As described in the case study example found in this white paper, BA operators in much of the Western Interconnection rely on manual communication methods to identify and schedule replacement generation when supply contingencies occur. Unfortunately, it can occur that BAs are unable to manually to locate replacement generation and associated transmission service rights within the time limits imposed by NERC Standards. In some cases this has resulted in shedding interruptible and firm load customers.

Evidence from several past Western Interconnection events showed replacement generation was available that could have been used to avoid shedding load, but finding it with phone calls, emails and OASIS-based transmission reservations within the allotted time was not possible. This provides examples where an EIM can make a major reliability improvement within the Western Interconnection. When a generation source must be replaced after the contingency reserve deployment period, the EIM software can detect the resulting supply/demand imbalance and can dispatch available offered replacement generation from the least cost source, with dispatch ramping beginning in the next five minute dispatch interval.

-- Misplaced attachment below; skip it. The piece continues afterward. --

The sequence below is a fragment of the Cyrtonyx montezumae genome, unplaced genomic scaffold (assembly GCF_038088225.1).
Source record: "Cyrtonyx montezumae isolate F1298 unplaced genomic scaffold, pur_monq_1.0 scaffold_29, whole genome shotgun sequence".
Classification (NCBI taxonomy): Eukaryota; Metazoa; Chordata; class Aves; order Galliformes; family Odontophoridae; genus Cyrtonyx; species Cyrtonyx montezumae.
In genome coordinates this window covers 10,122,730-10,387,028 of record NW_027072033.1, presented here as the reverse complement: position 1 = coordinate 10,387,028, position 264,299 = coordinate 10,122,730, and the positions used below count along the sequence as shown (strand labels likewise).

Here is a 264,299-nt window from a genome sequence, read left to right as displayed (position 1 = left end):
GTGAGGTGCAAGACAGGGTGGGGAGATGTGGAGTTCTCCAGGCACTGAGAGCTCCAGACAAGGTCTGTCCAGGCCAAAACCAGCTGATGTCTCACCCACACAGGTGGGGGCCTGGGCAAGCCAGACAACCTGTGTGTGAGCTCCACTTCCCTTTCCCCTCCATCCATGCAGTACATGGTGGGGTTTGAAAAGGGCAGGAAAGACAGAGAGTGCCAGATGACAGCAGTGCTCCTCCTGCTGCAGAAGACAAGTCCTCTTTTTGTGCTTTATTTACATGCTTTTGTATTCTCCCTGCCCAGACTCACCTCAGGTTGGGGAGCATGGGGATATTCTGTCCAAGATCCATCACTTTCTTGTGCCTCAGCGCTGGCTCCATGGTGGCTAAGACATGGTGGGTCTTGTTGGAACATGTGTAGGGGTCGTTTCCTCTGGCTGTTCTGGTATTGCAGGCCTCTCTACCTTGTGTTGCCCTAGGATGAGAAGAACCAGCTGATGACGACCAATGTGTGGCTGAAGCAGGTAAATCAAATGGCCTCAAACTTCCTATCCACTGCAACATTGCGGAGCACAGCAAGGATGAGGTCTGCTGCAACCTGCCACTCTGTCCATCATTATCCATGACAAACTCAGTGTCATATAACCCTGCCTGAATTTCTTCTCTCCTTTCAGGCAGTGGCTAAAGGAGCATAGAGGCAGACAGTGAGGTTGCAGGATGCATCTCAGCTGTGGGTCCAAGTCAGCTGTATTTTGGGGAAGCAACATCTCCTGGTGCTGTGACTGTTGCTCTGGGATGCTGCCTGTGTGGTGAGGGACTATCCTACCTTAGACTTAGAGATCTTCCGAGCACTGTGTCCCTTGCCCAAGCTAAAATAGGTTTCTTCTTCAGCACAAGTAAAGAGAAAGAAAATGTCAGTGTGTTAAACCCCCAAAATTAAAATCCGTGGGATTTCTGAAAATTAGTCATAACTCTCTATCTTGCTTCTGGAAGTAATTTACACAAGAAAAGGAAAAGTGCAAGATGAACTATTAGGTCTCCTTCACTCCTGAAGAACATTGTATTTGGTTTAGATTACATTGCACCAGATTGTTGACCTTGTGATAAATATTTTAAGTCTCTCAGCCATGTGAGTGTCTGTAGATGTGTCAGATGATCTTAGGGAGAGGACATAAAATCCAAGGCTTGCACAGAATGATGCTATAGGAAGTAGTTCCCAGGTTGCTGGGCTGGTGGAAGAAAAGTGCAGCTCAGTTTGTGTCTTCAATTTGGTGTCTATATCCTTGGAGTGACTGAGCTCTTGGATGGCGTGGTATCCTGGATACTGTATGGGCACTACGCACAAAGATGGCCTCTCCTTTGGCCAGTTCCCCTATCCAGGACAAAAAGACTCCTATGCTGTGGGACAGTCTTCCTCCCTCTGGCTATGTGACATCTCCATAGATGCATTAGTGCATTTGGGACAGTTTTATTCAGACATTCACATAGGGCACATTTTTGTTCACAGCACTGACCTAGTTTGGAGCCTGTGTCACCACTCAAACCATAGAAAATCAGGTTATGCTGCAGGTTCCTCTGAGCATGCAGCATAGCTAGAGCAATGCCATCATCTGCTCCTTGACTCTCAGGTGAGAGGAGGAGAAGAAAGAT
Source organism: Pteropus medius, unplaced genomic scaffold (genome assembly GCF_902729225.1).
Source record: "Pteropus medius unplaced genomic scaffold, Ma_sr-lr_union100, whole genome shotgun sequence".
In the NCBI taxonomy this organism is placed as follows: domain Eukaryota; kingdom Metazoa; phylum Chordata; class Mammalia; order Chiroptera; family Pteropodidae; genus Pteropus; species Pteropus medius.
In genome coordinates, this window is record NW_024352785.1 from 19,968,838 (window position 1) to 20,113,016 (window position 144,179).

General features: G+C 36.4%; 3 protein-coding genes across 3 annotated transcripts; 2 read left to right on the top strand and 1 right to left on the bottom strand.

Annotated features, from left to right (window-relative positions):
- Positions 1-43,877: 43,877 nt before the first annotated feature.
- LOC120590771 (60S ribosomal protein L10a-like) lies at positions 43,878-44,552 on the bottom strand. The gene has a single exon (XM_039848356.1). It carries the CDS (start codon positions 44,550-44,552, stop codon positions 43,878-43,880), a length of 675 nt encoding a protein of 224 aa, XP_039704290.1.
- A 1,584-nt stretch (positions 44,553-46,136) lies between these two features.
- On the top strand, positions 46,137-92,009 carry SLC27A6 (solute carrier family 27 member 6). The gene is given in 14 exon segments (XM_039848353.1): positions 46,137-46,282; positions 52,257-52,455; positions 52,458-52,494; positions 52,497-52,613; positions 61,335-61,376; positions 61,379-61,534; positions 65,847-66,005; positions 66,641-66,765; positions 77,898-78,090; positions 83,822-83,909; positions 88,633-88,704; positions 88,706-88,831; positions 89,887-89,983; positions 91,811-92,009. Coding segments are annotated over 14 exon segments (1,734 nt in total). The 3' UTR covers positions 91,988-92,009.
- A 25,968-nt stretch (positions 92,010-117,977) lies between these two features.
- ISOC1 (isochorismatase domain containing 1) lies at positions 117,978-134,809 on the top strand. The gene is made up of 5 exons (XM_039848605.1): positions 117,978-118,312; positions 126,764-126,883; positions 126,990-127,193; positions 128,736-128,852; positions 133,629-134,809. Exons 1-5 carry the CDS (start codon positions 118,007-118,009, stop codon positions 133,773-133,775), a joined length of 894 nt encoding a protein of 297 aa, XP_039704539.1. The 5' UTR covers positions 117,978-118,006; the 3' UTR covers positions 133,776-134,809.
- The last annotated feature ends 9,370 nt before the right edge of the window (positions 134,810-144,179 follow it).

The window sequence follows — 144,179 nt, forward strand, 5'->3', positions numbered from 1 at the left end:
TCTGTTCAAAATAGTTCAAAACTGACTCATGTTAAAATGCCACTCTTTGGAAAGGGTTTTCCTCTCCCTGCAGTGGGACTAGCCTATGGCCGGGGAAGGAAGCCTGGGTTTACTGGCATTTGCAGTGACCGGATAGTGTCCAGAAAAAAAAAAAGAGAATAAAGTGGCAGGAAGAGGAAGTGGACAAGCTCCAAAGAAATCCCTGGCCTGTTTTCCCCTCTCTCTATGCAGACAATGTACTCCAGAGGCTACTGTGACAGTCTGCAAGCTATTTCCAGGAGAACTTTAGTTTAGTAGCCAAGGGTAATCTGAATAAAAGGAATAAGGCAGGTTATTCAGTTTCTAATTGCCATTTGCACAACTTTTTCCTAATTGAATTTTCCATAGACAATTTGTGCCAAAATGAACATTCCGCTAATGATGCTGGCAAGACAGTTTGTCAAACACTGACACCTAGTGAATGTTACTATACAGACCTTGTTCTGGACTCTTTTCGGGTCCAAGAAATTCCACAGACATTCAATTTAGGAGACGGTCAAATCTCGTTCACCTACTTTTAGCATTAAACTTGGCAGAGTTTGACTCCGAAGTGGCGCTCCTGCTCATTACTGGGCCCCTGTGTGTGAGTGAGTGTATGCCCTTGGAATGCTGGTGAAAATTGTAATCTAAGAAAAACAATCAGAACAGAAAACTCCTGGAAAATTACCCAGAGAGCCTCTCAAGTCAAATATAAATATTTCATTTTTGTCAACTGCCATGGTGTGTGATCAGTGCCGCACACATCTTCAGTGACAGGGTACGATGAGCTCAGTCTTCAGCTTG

One of the concerns recently heard in an OC/RC discussion regarding emergency assistance is the difficulty of ensuring that a transmission path is available. Not only does an EIM locate the least cost replacement generation source(s), the SCED algorithm will ensure that the replacement generation is deliverable by the transmission grid without creating other problems.

Another concern heard in the OC/RC discussion was the difficulty in getting E-tags entered and approved during emergency events. Once again, an EIM solves this concern, by dispatching the replacement generation directly without the need for E-tag creation or approval.

To some degree, an EIM creates a virtual BA for the entire participating footprint in the western grid interconnection. An EIM does not eliminate the need for immediate contingency reserve response from existing RSGs, but can be designed to coordinate with the services provided by existing RSGs in the West and facilitate the resupply from available resources at the end of the reserve activation period.

Energy Emergency Alerts

NERC Emergency Operating Procedures include a series of Energy Emergency Alert (EEA) levels which are used to define varying degrees of supply shortfalls. Triggering an EEA is an indication of a significant risk to reliability, and that assistance is needed to avoid the risk of shedding load. EEAs are issued by the RCs based on communications with BAs who indicate they anticipate or are unable to meet their operating reliability requirements and have been unable to locate additional sources of supply using manual communication methods. Just in the past year, recognizing the inefficiency of manual communications for locating additional supply in a large interconnection, the WECC MIC initiated a Merchant Alert Protocol (MAP) for broadcasting email alerts of potential supply shortages throughout the interconnection, in an effort to mitigate the frequency of EEAs within the Western Interconnection.